Personalities and Products: A Historical Perspective on Advertising in America
Profiling such luminaries as Benjamin Franklin, P. T. Barnum, John Wanamaker, and Harley Procter, this book examines the contributions that several prominent individuals have made to advertising in America. The work opens with a discussion of Colonial advertising and the printers, such as Benjamin Franklin, who created it. It then goes on to consider early advertising agents such as Francis Wayland Ayer and the contributions of the great promoter P. T. Barnum.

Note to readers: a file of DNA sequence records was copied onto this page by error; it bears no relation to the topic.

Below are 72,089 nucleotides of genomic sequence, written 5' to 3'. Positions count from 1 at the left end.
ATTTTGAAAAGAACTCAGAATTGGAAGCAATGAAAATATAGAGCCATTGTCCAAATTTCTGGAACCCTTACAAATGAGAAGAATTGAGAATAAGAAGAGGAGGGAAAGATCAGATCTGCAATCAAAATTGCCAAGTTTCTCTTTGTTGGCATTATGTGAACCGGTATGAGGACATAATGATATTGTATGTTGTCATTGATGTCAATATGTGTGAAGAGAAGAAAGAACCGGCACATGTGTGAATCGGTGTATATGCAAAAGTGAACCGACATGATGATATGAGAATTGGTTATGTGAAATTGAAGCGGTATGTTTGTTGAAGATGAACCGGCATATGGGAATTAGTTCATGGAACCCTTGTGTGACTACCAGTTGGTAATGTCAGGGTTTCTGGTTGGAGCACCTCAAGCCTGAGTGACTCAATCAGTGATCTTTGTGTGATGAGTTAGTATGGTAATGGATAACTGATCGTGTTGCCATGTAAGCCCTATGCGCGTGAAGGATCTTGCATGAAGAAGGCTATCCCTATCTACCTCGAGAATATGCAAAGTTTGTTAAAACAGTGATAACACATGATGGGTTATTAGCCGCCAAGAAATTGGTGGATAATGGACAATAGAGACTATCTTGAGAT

Lydia Pinkham's Vegetable Compound and the advertising of patent medicines is also covered, as is John Wanamaker's impact on retail advertising. The book then examines the advertising style of Albert Lasker, owner of Lord and Thomas advertising agency, as well as Harley Procter's advertising of Ivory soap and Procter & Gamble's first 100 years. Elliot White Springs's use of sex in advertising and the Springs Cotton Mills advertising campaign of the 1940s and 1950s concludes the volume.